The NaN issue doesn't happen if the fpsFilter is set to a low number, like 10. So I have it working to that degree. Please if you have time could you give me a quick explanation how this works : (fps += (thisFrameFPS - fps) / fpsFilter;). I completely understand the rest, I just can't figure out why that produces accurate results. Thanks! –  Henryz Feb 23 '11 at 10:39
    
I cannot think of any reason that code should ever give you NaN, and there are even less reasons than zero that the factor you choose could affect that. Can you paste your actual code? Anyhow, what that does is slowly adjust fps by the difference between it and the current frame rate. If your factor is 1, then the formula is fps = fps + thisFrameFPS - fps which would just set it to thisFrameFPS. If your factor is 2 and the frame rate jumps from, say, a stable rate of 10 to a stable rate of 20, then first it will add 5 to the fps, then 2.5, then 1.25, and so on. –  Phrogz Feb 24 '11 at 8:53
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Ive tried something out,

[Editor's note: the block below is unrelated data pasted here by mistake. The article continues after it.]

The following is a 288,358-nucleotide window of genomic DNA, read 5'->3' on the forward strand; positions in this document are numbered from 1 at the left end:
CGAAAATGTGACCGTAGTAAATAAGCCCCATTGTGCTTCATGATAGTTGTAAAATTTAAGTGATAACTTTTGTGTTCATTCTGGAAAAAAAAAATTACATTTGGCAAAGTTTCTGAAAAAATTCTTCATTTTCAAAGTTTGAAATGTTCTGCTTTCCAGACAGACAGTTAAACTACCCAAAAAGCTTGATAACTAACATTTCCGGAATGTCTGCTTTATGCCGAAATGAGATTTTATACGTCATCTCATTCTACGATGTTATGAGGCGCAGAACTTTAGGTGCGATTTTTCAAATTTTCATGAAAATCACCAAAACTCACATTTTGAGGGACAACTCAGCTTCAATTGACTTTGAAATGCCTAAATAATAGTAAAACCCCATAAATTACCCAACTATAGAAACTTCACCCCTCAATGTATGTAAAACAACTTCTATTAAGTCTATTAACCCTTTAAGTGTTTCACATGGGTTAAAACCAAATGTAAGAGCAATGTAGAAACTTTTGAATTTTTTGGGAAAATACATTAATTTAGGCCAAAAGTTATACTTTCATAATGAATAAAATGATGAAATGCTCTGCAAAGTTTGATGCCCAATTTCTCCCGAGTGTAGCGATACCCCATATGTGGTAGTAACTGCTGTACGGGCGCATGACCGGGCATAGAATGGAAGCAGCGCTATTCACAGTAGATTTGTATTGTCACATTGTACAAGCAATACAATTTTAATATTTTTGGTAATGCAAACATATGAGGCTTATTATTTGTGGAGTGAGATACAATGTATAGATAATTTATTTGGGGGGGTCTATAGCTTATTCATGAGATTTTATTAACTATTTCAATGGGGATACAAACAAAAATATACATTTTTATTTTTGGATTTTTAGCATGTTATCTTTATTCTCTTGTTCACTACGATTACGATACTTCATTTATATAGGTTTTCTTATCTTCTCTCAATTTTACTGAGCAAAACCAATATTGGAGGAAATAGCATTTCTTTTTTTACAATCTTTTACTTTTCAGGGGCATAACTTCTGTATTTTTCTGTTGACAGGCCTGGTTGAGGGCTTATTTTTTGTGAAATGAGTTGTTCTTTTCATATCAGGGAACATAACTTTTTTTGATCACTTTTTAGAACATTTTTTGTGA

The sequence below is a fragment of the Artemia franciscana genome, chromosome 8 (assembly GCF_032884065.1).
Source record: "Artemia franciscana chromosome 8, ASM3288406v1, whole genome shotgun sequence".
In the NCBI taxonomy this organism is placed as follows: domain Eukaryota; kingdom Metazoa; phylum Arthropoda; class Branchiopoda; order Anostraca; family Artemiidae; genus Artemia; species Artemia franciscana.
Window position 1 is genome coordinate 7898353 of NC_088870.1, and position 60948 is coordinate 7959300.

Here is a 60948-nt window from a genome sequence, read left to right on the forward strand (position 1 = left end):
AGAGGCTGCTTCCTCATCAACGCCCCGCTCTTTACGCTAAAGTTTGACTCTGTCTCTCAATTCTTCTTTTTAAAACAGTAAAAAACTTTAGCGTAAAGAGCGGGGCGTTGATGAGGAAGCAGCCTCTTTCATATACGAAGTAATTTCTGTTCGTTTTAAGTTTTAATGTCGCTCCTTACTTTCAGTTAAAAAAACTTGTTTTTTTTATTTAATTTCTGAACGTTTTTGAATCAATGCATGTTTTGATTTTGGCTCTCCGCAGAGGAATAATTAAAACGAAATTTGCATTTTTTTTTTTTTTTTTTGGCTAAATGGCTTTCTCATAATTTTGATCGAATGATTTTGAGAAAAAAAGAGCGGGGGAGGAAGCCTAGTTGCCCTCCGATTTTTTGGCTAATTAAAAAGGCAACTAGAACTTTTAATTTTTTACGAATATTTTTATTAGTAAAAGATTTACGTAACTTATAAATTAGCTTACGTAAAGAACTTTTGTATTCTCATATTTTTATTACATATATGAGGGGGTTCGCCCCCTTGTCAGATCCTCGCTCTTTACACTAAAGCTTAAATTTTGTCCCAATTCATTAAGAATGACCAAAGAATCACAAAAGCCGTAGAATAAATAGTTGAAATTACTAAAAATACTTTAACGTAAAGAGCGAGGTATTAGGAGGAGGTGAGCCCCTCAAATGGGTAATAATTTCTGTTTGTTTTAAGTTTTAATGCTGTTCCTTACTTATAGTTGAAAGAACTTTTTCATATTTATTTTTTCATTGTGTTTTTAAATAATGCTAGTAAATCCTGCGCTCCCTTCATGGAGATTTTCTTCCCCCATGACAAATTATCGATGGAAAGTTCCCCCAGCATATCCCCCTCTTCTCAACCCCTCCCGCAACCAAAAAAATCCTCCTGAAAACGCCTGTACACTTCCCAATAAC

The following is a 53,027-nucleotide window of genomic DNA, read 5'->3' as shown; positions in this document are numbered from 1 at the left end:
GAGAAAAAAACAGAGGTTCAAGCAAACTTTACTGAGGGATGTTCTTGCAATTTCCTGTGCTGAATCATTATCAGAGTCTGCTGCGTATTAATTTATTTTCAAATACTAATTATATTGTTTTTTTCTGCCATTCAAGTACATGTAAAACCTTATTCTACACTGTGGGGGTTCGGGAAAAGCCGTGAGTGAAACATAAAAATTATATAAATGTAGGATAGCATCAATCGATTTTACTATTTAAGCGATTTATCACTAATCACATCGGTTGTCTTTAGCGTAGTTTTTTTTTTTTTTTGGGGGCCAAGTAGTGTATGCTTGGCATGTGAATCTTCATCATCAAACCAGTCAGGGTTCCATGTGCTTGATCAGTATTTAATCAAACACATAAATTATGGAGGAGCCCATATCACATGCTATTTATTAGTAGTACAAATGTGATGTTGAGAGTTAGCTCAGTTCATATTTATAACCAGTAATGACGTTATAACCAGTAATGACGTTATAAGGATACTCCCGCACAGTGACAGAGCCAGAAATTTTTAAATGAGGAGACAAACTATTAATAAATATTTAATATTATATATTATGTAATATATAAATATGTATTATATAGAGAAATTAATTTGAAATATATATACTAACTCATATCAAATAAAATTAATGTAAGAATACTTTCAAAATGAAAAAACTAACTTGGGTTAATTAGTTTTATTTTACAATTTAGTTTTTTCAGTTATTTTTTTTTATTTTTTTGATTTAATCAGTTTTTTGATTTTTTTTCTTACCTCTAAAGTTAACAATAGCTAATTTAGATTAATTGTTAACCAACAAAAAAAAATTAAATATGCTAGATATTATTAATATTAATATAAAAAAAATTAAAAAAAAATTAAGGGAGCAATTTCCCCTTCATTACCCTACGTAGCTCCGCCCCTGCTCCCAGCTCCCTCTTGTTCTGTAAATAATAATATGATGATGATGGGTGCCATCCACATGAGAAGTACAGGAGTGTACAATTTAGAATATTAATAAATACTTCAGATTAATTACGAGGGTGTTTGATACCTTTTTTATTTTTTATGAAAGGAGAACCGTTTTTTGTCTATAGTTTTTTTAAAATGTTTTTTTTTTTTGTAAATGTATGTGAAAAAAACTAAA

If you change the

lastUpdate = now

to

lastUpdate = now * 1 - 1;

Your NaN problem is solved! This is also used where the lastUpdate is defined. Probably because it is not able to convert the date to unix timestamp.

The new result will be:

var fps = 0, now, lastUpdate = (new Date)*1 - 1;

// The higher this value, the less the FPS will be affected by quick changes
// Setting this to 1 will show you the FPS of the last sampled frame only
var fpsFilter = 50;

function drawFrame(){
  // ... draw the frame ...

  var thisFrameFPS = 1000 / ((now=new Date) - lastUpdate);
  fps += (thisFrameFPS - fps) / fpsFilter;
  lastUpdate = now * 1 - 1;

  setTimeout( drawFrame, 1 );
}

var fpsOut = document.getElementById('fps');
setInterval(function(){